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|Title:||Influence of the time-varying gear mesh stiffness on the vibration response of a spur gear pair||Authors:||Lim, Zheng Ping||Keywords:||DRNTU::Engineering::Mechanical engineering||Issue Date:||2014||Abstract:||Health monitoring is an essential part of preventive maintenance on gearboxes. This process involves the observation of the operation of gearboxes using an array of sensors to pick up important vibration signals which can be further processed to extract information about their health conditions. The main advantage of health monitoring allows the detection of structural faults before it becomes critical. Such preventive maintenance ensures that any faults detected can be corrected to increase the lifespan of a gearbox. This helps to reduce downtime, maintenance cost and occurrence of catastrophic failure which can have safety implications. This report presents a dynamic analysis of a spur gear pair to investigate the vibration response under an analytical model based on the time-varying gear mesh stiffness. The mesh stiffness which is the stiffness excitation of the gear tooth is found to be varying between a high and low value in a periodic manner. A linear crack of varying length at the tooth root set in three crack scenarios are found to cause a deviation of the mesh stiffness. This is a good approximation of a localized gear tooth fault since the gear root is likely the location where the largest stress will be experienced and studies have indicated that most crack propagation paths are rather straight with only a slight curvature. The mesh stiffness is then included in a six degree of freedom model. The degrees of freedoms are two linear displacements and one angular displacement each of the pinion and the gear. The time-domain responses are then obtained by numerical method using the Matlab ODE45 function. Both the responses for a ‘healthy’ and ‘cracked’ gear tooth are compared and found to deviate from each other. The frequency responses of the ‘healthy’ and ‘cracked’ cases are also evaluated to show a clean spectrum dominated by the gear mesh frequency. In the ‘cracked’ case, sidebands, which are spectral components, can be observed around the gear mesh frequency. The frequency spacing of these sidebands is found to be the same as the rotating frequency of the ‘cracked’ pinion, indicating a correlation between the gear fault and sidebands. Statistical measurement of the response shows that the kurtosis indicator performs much better than the RMS in terms of deviation of the healthy values.||URI:||http://hdl.handle.net/10356/60334||Rights:||Nanyang Technological University||Fulltext Permission:||restricted||Fulltext Availability:||With Fulltext|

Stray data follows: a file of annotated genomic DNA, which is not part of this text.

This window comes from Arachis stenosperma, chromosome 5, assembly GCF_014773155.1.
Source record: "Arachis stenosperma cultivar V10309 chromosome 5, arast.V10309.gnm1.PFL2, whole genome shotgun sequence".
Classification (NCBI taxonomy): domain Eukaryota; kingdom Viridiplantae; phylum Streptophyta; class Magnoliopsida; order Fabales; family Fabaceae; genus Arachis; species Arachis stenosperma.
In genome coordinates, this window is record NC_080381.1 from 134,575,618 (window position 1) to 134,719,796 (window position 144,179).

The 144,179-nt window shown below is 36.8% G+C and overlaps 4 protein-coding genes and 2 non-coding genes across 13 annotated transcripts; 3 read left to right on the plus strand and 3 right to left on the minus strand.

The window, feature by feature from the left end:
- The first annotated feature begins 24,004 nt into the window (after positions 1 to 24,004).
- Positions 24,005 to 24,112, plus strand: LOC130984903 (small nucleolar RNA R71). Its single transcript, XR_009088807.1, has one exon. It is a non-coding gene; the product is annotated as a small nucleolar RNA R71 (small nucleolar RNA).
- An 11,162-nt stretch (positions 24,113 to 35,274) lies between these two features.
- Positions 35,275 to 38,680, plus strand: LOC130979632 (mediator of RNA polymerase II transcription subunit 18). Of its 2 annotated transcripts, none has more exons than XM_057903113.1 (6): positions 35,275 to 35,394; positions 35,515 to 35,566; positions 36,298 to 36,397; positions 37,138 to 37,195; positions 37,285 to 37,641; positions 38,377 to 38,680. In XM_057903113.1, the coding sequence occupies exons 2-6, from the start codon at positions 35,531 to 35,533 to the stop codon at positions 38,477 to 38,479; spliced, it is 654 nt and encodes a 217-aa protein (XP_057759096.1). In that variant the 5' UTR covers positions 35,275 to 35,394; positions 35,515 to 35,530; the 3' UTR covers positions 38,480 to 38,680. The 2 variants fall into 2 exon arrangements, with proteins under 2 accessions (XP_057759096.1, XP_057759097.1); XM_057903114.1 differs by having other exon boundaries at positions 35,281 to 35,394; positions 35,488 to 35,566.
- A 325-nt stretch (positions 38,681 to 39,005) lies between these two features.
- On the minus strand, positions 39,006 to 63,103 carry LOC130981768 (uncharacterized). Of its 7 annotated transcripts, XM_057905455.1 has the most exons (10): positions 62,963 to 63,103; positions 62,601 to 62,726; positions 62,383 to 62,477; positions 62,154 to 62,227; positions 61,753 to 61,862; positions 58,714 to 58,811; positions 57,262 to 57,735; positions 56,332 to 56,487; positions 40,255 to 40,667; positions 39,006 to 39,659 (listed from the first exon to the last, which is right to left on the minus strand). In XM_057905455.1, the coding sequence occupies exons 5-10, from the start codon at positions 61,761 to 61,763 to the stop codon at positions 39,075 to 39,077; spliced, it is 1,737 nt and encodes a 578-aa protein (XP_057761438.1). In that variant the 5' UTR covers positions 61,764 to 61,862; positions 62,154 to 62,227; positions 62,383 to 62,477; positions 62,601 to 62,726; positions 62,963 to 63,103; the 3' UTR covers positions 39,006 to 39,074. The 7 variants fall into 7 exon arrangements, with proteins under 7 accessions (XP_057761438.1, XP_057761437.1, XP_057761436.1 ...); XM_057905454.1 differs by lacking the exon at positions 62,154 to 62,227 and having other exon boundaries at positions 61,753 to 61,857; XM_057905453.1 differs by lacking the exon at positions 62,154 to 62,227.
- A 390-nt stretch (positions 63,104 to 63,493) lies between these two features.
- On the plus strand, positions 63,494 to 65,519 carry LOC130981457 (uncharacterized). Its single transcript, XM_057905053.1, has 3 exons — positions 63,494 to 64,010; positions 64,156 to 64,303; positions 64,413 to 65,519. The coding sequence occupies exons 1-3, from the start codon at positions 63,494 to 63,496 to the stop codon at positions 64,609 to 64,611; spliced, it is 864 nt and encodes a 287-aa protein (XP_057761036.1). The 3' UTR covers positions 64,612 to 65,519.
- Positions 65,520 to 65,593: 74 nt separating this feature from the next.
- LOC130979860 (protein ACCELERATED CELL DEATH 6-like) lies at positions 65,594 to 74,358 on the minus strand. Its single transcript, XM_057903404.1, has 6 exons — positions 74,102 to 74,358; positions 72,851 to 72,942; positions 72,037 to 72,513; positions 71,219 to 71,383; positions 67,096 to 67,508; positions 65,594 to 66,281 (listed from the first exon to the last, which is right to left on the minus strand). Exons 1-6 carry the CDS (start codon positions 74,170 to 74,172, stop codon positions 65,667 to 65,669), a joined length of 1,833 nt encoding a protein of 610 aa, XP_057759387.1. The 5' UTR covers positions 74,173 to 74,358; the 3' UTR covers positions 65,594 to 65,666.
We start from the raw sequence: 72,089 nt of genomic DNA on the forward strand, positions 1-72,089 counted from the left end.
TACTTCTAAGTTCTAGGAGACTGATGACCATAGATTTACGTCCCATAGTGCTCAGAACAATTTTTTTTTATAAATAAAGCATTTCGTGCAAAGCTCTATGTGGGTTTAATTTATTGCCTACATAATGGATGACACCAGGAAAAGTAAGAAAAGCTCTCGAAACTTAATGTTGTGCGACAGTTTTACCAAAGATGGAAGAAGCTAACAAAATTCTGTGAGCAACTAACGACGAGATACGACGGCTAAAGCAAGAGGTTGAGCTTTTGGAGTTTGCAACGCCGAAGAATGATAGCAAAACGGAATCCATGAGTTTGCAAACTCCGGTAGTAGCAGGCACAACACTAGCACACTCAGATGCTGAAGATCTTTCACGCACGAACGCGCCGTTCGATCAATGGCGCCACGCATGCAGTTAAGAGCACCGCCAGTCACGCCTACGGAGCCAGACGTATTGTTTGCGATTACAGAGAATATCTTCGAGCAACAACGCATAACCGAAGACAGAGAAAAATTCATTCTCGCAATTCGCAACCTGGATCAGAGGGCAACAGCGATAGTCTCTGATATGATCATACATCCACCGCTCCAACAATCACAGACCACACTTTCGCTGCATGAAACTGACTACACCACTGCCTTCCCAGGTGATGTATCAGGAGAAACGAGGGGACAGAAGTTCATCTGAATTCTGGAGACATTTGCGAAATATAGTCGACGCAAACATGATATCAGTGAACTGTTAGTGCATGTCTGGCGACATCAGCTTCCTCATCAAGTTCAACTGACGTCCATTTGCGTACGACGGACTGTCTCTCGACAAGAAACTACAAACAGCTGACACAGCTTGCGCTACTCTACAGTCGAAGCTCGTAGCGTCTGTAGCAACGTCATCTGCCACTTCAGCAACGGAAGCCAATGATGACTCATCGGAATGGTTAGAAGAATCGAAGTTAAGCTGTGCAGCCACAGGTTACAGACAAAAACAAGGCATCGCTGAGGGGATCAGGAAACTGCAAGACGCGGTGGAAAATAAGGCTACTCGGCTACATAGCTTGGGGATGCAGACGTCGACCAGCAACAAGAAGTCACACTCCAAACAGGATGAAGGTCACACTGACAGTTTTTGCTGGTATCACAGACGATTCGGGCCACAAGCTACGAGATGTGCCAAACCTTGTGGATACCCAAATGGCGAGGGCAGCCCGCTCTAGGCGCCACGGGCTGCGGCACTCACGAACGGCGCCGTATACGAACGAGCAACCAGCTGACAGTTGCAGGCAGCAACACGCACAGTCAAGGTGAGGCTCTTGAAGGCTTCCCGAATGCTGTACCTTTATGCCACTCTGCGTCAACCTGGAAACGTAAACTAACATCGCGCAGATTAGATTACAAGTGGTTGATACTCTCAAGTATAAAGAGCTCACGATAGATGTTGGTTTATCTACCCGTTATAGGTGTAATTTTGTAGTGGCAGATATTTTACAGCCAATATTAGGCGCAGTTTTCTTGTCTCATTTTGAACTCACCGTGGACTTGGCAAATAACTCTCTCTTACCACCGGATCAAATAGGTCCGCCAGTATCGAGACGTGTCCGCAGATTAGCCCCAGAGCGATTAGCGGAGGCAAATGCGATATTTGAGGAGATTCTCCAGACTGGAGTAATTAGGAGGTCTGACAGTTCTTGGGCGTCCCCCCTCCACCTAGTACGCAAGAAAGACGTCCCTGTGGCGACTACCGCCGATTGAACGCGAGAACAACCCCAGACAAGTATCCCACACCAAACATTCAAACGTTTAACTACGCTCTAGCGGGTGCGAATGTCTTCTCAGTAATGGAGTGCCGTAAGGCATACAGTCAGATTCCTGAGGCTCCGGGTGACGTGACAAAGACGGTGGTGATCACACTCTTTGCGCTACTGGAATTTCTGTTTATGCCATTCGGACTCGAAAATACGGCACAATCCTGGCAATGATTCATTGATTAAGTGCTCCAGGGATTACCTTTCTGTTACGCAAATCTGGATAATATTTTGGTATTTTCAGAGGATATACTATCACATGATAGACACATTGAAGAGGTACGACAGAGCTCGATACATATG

|Appears in Collections:||MAE Student Reports (FYP/IA/PA/PI)|
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